Alto Gusto: Live at the Yardbird Suite
Cellar Live

Recorded live at Edmonton's jazz club, Yardbird Suite, Alto Gusto is a well-designed hinge pin, fitting snugly among the other recordings presently considered. Alto saxophonist PJ Perry, a product of a musical family, in order from Medicine Hat, Regina, Sylvan Lake, Vancouver, has a recording history of 30 years and a local reputation to match. What the saxophonist brings to the Yardbird Suite for the present recording is a pleasantly balanced alto tone with a solid center through any articulation. The style is that of bebop following the surgical remove of the frantic, often hurried compulsion to cram as many notes into as small a space as possible. In short, Perry paces this music to breathe properly and to be readily consumed and considered. Perry leads an all-star quartet, featuring pianist Jon Mayer, bassist Steve Wallace and drummer Quincy Davis.

John Lewis "Two-Bass Hit," clocking in at just over 5 minutes. Heeding Art Pepper's admonition to, ..."never start a set with a ballad," Perry chooses an obscure Paul Chambers' blues "Ease It" (first appearing on Chambers' Go (Vee-Jay, 1959)), giving the piece an upbeat tempo workout. Perry duets with Wallace in the introductory head before the latter stretches the walk out to a brisk stroll. Perry opens the soloing with an extended and well-developed solo followed by the two-fisted Red Garland cum Wynton Kelly flavored solo of Mayer. Wallace solos with certain gusto with the understated support from Davis. The ballads "Close Your Eyes" and "After the Morning" receive two dramatically different treatments before the performance is closed with three bebop/hard bop statements, "Stablemates," "Two-Base Hit," and Charlie Parker's "Quasimodo." Impressive.

Cory Weeds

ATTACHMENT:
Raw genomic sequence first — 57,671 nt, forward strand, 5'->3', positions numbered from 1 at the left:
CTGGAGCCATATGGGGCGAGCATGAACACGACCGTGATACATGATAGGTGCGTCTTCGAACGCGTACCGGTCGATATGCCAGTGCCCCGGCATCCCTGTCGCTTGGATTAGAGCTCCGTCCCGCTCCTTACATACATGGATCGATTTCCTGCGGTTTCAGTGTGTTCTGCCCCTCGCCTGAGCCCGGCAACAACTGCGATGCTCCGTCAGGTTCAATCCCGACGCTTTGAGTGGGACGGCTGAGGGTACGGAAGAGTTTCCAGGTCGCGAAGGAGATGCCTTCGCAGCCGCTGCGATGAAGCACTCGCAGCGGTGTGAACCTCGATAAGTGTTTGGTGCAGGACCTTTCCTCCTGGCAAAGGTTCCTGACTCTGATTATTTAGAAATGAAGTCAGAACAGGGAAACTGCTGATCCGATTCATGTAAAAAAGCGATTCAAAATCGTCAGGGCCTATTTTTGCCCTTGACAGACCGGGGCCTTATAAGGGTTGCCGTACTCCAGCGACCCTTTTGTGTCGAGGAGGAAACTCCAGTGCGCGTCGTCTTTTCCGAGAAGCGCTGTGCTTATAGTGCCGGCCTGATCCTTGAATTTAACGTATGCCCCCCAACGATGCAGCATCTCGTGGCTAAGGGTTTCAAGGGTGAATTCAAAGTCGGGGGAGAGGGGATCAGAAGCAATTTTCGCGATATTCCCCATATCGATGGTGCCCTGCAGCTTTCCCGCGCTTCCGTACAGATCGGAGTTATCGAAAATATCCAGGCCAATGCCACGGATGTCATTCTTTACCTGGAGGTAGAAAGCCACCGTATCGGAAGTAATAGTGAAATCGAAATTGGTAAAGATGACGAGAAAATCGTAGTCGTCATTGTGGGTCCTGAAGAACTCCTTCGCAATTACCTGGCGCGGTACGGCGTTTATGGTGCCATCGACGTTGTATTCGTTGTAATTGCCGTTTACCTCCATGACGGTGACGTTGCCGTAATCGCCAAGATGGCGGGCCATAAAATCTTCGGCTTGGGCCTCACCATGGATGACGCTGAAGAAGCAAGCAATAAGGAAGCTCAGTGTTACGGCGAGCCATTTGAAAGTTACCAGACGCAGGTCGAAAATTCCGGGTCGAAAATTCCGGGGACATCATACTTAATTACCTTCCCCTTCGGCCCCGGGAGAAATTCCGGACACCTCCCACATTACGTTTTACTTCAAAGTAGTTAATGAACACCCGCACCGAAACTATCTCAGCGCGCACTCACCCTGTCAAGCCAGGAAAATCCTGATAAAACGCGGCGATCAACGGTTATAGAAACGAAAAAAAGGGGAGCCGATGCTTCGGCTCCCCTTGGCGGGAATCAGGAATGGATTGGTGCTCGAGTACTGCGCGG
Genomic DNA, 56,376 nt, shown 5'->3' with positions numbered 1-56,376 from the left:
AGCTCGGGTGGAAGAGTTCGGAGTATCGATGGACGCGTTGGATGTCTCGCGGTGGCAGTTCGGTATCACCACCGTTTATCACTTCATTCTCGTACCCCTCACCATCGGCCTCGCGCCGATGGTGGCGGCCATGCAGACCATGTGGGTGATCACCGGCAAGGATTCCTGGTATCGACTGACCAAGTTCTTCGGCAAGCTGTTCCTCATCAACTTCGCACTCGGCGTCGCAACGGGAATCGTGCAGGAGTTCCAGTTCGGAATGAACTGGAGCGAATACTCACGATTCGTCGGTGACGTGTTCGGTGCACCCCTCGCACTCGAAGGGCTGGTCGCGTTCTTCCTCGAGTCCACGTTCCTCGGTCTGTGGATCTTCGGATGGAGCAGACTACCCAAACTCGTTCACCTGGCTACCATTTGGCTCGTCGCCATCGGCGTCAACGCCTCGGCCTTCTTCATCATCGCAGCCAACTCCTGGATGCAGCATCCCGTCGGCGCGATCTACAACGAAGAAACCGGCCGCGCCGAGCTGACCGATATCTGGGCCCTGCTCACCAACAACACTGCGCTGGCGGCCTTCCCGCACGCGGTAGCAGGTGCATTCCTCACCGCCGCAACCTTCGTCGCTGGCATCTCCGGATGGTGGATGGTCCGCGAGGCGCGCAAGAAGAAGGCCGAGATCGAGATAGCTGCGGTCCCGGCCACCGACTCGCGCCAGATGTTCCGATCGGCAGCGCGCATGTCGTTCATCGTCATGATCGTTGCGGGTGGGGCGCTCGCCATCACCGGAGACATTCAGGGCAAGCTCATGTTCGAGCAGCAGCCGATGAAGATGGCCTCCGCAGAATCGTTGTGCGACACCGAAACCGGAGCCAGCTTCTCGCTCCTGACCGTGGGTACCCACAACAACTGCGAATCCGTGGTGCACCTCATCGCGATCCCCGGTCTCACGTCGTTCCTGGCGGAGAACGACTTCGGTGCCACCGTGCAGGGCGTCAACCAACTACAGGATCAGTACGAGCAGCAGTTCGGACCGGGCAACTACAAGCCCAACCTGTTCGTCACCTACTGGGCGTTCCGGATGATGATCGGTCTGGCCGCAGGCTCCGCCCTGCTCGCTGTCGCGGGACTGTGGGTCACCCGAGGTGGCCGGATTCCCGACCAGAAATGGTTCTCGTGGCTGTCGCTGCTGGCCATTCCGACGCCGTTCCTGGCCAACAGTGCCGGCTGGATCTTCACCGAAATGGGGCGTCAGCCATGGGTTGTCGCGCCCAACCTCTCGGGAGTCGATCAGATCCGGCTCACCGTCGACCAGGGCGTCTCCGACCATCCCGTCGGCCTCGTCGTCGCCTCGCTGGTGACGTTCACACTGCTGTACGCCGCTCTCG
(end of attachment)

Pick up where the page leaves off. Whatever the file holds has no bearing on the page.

Let's Groove: The Music of Earth Wind and Fire
Cellar Live

Let's Groove: The Music of Earth Wind and Fire was the brainchild of alto saxophonist and Cellar Live founder Cory Weeds and keyboardist Mike LeDonne. The two previously joined to record Condition Blue: The Music of Jackie McLean (2015) and Up a Step: The Music of Hank Mobley (2012) for the label. This third "Music of..." recording is a departure from the pure jazz realm into the building of new standards for the genre. Earth Wind and Fire owned 1970s through '80s R&B airways back when radio was radio and we were all young. Weeds and LaDonne deftly demonstrate how easily EWF's music can be adapted to a freewheeling organ jazz combo. Crisp and clean, these interpretations are as piquant and compelling as they are finely crafted.

Weeds shares a two saxophone front with tenor saxophonist Steve Kaldestad. The two provide precise unison lines of a well-practiced duo. The disc is introduced with "Let's Groove" and features clever soloing by Weeds and especially guitarist Dave Sikula, who pulls out all of his Wes Montgomery octave stops. LeDonne greases things up with classic organ grind, heating up the festivities. The band next performs a crack version of "Getaway," adding percussionist Liam Macdonald to the mix. Other highlights include a fresh "Devotion" and a shaded "That's the Way of the World," sporting an inventive arrangement. "Shining Star" is introduced with a show-time break by LeDonne before evolving into a seriously swinging romp featuring both saxophonists. The most closely considered piece is "Kalimba," which is given a thorough 10-minute-plus performance. LeDonne transforms the song into a Lee Morgan "Search for a New Land" extension that rocks. This series is coming along nicely.

Adam Shulman Sextet
Full Tilt
Cellar Live

Adam Shulman's Sextet recording Full Tilt employs the largest format considered in this article. It also is the most densely populated with original compositions. Shulman is a Bay-area pianist who has previously released five recordings. The Cedar Walton edition of Art Blakey's Jazz Messengers loom very large on this recording as evidenced by the recording's opener, the original composition "Fantasy in D Flat," which is harmonically based on Walton's "Fantasy in D" AKA "Ugetsu" from the Jazz Messenger's recording of the same name. Did you get all that? If hard bop had evolved into its next step, that music would sound like this: precise, didactic, and crystal clear. This tacitly represents three generations of jazz thought and the evolution of hard bop to its logical pinnacle.

This recording is a mixture of the soft intelligence of Miles Davis' Birth of the Cool with a hard bop allegiance like that of Wynton Marsalis and traditional NOLA jazz. Shulman composes smart, well-constructed songs on which he employs crack musicians, steeped in the vernacular. The title cut is vintage HB raised to the power of the 21st century, featuring trumpeter Mike Olmos and Shulman, who is more loquacious than say a Horace Silver and Bobby Timmons. Speaking of Timmons, the greatest hard bop pianist, Shulman closes his disc with his composition, "Mr. Timmons" a smart waltz blues that pays a special tribute to the bedrock of HB.